There’s a reason I waited so long to play Dead Space

I simply don’t have the nerve left. You’d think that after playing the Resident Evil and the Silent Hill franchises (and attempting the Alone In the Dark series, but that was crap. You can quote me.) I’d be a vet when it comes to horror strategy, but the truth is that after beating Silent HIll 2 when it came out I’ve been on a hiatus from the genre. And probably for good reason.

I started playing Dead Space after I got it used for $10 at Bandit Video Games, and decided it would be a good idea to play it from 12a to 3a and really “test my mettle” so-to-speak. After all it had been at least six years since I’d played a seriously terrifying game, and I’d been through some tough real life shit since then, so what could this game possibly do to my psyche that ex-girlfriends hadn’t? After about thirty minutes of running around in the dark, and allowing the eerie ambience to settle over me I quickly realized that this was going to take some stamina.

For starters, the game is unrelenting in its surprises and pop out scares. Then, when it’s not scaring you with in-your-face action, the ambience slows down and you can hear the subtle moans of the dying, or crashing of distance objects that suggest things are moving around you. In a way it gets predictable, but at the same time that doesn’t make it any less adrenaline pumping.

I’ve always been a gamer who enjoys putting myself in the shoes of the character(s) I’m portraying. I think a lot of us do that because we want to believe we’re being transported and taken on a ride to experience something we may not be able to in the real world.

THANK CHRIST that’s the case in this game, because I’m pretty sure if this happened in real life we’d throw the basic constructs of a company’s hierarchy out the window and the real-life Isaac Clarke would have told his boss to not-so-respectively “Shove it” while he waited on board the ship and they searched around the war torn planet cracker for signs of life. Yeah, real life this ain’t.

If you don’t wish you could be Leon S Kennedy… you’re a damn liar.

As I’ve progressed into the game (I’m now about half-way through Chapter 5, I think, I’m basing that on the length of previous chapters) I’m beginning to notice an escalation in enemy strength, numbers, and diversity as well as a disproportionate increase in med packs. Basically, this is getting hard, and it’s kind of nerve racking. I’m at the part where I’ve met the crazy lone scientist who believes that “Mankind’s time is up” and now he’s released an unstoppable regenerating bio-alien on me and I’m running through the dark with half-life like some sort of crazy person trying to figure out where I’m supposed to go and too afraid to check my map for fear the creature hunting me will pop out behind me and stick two spikes right in my back.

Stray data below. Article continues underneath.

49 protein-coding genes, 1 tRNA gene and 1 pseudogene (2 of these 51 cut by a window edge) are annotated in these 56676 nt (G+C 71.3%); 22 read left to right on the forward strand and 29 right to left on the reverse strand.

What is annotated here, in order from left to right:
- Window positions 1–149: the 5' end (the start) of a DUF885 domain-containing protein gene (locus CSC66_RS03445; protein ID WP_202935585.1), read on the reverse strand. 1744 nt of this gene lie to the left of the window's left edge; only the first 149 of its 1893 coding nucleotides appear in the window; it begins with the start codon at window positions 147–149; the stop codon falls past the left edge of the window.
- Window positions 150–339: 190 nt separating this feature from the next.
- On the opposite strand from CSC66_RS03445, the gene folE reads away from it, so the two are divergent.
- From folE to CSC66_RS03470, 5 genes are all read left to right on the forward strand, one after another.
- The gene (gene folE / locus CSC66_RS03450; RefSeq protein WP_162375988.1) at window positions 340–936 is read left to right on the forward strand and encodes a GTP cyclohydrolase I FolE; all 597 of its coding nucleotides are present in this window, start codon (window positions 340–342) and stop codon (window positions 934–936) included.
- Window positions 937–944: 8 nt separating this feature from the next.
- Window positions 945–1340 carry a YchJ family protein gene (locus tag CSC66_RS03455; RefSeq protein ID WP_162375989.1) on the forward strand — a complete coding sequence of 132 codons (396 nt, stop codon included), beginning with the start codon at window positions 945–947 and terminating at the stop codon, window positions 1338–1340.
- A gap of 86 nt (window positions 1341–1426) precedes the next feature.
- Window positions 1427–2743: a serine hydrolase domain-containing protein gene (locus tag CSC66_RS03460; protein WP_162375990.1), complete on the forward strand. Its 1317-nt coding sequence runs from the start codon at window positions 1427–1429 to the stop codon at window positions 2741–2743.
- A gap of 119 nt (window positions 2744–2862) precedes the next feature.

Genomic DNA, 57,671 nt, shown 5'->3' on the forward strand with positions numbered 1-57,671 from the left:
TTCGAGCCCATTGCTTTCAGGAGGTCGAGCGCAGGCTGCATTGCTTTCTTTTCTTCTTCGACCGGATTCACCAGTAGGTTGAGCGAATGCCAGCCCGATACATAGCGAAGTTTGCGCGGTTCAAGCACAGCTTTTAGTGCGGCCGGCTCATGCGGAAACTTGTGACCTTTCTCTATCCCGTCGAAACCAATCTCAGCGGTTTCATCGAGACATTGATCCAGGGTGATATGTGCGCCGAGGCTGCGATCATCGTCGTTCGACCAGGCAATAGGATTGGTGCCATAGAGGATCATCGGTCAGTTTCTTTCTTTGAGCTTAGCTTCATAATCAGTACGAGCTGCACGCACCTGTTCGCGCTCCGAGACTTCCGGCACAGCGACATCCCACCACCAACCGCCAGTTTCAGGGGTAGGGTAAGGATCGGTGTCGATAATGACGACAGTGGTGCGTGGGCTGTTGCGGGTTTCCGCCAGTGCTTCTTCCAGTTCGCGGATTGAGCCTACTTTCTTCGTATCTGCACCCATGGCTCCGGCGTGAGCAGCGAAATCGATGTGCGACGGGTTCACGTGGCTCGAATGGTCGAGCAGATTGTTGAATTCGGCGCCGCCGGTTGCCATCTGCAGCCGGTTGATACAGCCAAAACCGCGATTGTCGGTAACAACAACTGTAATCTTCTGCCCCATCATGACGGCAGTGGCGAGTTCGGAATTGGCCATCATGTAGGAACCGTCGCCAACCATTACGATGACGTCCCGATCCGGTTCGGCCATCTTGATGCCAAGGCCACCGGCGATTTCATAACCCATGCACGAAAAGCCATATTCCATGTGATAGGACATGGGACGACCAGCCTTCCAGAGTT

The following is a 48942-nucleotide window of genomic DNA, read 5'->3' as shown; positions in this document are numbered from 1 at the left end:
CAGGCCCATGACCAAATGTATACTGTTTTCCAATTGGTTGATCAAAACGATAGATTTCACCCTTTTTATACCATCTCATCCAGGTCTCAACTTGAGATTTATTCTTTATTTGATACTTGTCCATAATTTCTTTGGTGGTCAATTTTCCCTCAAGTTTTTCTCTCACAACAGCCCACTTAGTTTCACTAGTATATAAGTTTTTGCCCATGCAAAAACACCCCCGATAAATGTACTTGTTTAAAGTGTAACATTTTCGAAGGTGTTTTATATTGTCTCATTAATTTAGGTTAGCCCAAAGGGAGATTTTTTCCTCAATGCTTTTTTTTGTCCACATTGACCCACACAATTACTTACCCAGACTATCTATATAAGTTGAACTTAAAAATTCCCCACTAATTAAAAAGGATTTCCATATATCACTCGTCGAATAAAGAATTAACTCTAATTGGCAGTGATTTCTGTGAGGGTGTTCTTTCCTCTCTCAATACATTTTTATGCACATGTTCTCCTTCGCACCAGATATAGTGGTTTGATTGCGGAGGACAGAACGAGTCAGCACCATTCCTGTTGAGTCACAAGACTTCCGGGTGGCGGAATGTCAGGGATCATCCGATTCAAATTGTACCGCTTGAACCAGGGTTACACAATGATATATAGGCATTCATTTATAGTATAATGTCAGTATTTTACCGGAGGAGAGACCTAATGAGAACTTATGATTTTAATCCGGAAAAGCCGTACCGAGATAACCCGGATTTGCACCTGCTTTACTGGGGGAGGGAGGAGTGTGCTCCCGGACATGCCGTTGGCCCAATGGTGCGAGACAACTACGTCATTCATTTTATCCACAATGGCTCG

Maybe I should turn up the contrast on my screen so I can see what I’m doing. Is that cheating? It feels like cheating. I guess I’ll just have to keep dying until I memorize the layout and escape route. I hate doing things like that, it feels like cheating. It took me 20 tries to defeat the asteroid objective, and that felt like cheating cause I basically had infinite chances. Still damn hard.

So where am I going with this? Well no where I guess, but I wanted to write about how I haven’t felt this way about a game since Resident Evil 2, and I played through that game probably 20+ times just trying to get an A rating (it never happened). I found myself making a lot of direct comparisons to RE2, especially at times when things would break out of the heating ducts and smash around me. Lickers in RE were so annoying.

Now that I’m being hunted in Dead Space I feel like I’m racing against the clock, and I hate that. My nerves just can’t take it. It’s terrifying and intense. It’s still not this scary though:Image

Nothing is.